USC Dornsife College Of Letters Arts and Sciences

University of Southern California

Stories of Social Change: Spirituality in Action


The portraits displayed in the banners capture some of the 104 “Spiritual Exemplars” profiled by a team of journalists and researchers. You can explore their stories in this map.

Map application developed by: Bay Park Data Solutions

How to use the map: Scroll through the list and select “more details” to read about the person or access the full story. Or select a point on the map with a single click. You can use the buttons on the top of the map to filter by faith, expertise, country, region, age, race/ethnicity and gender.

Who is a spiritual exemplar?

The stories of the spiritual exemplars in the map were collected as part of the USC Center for Religion and Civic Culture’s global project on engaged spirituality, which took place from 2018-2023. CRCC defined a Spiritual Exemplar as:

  • A living individual located anywhere in the world
  • Inspired and sustained by spiritual values, beliefs or practices
  • Significant impact that advances human flourishing
  • Admired and emulated by others within and beyond their community
  • Respects human rights, such as those defined by the Universal Declaration of Human Rights

Journalists often spent a week — or multiple Zoom calls during the pandemic — with an individual, their organization and community in order to understand what drives them to work for the benefit of others, often in the face of insurmountable obstacles.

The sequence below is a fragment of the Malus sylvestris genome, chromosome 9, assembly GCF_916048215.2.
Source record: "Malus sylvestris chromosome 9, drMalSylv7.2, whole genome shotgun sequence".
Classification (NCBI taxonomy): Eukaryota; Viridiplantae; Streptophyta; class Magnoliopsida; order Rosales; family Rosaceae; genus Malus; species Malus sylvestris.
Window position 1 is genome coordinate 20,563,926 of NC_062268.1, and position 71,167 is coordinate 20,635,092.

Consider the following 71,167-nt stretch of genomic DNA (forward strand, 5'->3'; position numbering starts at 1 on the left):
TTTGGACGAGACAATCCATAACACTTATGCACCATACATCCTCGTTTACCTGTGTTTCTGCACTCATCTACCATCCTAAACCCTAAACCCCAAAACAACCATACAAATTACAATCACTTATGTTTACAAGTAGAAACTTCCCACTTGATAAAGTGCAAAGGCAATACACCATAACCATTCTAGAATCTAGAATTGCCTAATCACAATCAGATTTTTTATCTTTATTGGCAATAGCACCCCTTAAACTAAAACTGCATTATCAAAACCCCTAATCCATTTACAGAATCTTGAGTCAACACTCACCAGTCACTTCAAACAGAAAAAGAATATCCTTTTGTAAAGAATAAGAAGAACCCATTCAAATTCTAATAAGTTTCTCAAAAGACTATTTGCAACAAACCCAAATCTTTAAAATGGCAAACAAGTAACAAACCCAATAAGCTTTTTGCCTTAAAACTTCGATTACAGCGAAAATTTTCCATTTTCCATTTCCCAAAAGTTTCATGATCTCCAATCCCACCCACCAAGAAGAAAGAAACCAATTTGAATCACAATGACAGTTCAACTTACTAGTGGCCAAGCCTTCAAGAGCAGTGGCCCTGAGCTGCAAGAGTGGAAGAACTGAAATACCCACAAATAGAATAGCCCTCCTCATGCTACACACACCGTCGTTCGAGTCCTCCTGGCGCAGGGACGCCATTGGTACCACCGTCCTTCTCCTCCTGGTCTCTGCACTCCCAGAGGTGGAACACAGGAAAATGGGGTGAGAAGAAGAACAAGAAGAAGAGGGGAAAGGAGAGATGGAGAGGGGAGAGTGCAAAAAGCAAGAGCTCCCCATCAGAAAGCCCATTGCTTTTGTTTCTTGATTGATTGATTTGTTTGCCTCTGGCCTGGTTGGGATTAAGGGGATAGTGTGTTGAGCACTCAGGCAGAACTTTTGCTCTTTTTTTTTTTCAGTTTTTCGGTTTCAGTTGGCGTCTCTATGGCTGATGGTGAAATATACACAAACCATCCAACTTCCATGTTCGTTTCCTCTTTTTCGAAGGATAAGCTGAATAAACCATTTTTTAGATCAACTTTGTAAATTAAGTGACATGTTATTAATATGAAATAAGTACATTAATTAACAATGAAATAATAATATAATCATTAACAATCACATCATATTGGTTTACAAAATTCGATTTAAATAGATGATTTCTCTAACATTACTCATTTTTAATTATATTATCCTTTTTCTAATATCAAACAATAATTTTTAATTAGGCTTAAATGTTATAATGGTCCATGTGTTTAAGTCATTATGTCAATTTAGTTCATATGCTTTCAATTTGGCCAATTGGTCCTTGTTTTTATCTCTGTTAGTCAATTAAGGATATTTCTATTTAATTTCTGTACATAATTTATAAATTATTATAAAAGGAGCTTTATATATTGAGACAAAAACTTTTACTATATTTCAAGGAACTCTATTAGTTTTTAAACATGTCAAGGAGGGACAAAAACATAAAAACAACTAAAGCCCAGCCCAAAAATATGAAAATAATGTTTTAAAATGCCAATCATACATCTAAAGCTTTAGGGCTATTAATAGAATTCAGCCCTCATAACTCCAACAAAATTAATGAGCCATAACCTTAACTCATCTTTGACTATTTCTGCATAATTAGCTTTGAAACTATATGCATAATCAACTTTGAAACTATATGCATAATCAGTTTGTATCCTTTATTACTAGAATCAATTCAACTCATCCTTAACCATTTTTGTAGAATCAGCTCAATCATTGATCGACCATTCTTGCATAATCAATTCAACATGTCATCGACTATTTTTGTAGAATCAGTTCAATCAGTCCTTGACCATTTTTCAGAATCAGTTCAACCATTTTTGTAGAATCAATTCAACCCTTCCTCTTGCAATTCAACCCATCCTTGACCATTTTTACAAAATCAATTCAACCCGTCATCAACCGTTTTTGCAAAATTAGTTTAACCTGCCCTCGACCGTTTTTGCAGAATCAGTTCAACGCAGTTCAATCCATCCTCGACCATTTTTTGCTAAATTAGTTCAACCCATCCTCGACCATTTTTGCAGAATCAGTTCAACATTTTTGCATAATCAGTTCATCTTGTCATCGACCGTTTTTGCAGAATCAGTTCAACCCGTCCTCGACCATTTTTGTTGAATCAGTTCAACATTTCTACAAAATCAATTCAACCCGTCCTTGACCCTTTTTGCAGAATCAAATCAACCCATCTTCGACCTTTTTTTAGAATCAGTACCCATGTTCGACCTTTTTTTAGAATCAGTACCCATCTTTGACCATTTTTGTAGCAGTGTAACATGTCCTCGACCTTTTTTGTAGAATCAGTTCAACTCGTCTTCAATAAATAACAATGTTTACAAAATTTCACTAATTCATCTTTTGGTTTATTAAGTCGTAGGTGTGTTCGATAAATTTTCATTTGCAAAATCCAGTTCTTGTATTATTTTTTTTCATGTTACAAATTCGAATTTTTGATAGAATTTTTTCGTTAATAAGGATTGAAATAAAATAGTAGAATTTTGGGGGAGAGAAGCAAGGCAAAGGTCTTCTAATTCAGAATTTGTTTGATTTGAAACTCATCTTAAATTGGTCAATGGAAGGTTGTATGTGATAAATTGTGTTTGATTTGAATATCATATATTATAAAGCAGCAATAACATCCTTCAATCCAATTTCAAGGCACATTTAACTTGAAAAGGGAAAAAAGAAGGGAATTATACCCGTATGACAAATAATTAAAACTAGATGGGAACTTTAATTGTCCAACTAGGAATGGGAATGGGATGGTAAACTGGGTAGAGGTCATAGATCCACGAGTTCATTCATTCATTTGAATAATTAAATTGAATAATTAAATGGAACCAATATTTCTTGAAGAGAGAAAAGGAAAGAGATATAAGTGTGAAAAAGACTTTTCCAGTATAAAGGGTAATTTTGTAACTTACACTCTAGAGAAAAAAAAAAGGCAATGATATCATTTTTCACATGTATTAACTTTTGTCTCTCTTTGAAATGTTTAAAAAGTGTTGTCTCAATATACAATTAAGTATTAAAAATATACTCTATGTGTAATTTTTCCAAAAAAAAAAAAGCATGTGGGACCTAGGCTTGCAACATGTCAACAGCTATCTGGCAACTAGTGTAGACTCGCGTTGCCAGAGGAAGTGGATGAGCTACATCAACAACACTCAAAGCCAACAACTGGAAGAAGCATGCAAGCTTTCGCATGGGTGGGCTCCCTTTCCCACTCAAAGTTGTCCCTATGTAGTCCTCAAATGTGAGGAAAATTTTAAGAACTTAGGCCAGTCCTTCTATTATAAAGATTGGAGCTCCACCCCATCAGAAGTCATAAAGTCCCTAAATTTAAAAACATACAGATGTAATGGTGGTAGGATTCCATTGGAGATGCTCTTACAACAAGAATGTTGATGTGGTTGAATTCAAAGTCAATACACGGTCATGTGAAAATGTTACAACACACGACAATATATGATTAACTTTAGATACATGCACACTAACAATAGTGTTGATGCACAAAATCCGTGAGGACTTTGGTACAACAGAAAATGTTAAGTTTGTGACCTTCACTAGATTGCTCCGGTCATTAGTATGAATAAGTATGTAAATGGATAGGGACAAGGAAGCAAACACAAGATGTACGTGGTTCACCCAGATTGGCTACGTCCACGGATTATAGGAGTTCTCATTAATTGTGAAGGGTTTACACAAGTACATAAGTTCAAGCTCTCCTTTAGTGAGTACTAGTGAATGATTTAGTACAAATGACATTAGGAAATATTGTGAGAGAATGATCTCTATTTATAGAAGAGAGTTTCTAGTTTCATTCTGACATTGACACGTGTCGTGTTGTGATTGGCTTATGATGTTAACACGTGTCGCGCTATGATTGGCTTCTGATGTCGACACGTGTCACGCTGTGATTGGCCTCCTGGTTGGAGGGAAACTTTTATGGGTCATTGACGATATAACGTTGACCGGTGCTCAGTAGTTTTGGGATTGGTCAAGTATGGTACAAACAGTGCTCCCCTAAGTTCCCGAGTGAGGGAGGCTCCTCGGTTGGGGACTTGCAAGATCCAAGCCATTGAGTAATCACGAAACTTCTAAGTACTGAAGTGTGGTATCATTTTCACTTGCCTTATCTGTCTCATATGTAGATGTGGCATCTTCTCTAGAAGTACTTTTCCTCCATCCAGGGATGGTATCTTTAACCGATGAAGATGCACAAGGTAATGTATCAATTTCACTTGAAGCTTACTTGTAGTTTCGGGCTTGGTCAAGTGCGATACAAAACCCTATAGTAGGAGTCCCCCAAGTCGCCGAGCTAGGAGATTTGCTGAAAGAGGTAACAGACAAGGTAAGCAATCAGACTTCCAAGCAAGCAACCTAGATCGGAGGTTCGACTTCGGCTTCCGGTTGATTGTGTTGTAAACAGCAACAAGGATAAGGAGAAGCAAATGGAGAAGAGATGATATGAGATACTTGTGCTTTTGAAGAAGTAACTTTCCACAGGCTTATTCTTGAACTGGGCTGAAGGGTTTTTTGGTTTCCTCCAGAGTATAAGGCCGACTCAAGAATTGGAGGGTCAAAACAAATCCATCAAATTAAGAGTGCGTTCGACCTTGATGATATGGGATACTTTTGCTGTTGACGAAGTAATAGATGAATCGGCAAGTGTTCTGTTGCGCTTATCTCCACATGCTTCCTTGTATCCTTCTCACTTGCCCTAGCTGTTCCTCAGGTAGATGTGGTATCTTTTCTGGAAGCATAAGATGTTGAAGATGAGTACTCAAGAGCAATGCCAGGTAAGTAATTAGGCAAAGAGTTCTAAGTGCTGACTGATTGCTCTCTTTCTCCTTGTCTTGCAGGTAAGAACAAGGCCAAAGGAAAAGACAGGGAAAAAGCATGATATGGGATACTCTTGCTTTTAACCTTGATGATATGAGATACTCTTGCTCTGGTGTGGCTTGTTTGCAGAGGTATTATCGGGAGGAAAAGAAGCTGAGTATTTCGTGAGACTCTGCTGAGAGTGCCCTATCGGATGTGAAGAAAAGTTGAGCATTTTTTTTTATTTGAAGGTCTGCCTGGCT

Who are the exemplars?

Illustration of exemplar stats in text

Forty-two countries are represented in our sample, along with 13 different faith traditions. While our sample is skewed toward humanitarians from the United States, in part because the COVID-19 pandemic limited travel, well over half are from outside the US. Nearly 20 percent are from Africa, 12 percent from Asia, 12 percent from Europe, about 9 percent are from the Middle East and Caucasus, and 8 percent are from Latin America. Overall, slightly less than a quarter of the people profiled were white/European, and almost a quarter were Black/African.

On gender and age, we also have a good distribution. Fifty-seven percent of the exemplars were women. More than half are between 30 and 60 years of age. We initially speculated there might be more men than women, and that the sample would skew older than it did, since exemplars are often recognized later in life. The group includes both a Nobel Prize winner as well as little known figures, working day in and day out to improve their communities.